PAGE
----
Power adapter

Just run the cable from the power plug behind the carpet to where my hand is in this picture (just pull on the carpet, it is not attached to anything). This is the point from the previous picture with the red line. You can now go all the way to the front, up the A pillar (you can re-attach it now) and under the headlining to the mirror. The cable length (3.5 m) will be a pretty close call!


The red circles mark three “hangers” where this cushion is pushed into. Each green circle is a plastic clip. There are two ways to remove those clips. The next picture will explain it. One way is to pull on it, the other way is to pull the whole cushion upwards the roof (and you will need to do that for the red-marked hangers).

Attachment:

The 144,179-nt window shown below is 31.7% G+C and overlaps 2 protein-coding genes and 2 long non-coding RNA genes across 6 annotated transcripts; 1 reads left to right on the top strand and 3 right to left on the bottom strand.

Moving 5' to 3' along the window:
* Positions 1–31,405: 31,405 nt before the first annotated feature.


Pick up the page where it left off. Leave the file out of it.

One of the hangers.
And the counterpart. Now you will get the idea how to remove it.
For me a combination of both methods (pulling and also pushing upwards) did this. The green one is the result of what might happen when you pull on it. The red on will happen if you push it to the roof.
Worth to mention: it is way easier to remove those plastic clips from the rear carpet, put them back in place in the cushion and then install this thing again, THAN trying to slide those tiny little bastards in those four little holes when installing the whole stuff again because there is some velcro on it that holds it in place on the carpet.
Removing the base mount seat pad is much easier. Just pull on it! It is only attached with lot’s of velcro.
Nice to know: here is the backup pull cord for the trunk that you can use if the battery is empty.
Difficult to see but this is just at the bottom side of the B pillar. I pulled away the carpet to run the wires from under the B pillar to the rear seat base and then up to the window.
The cable for the camera will run along this path.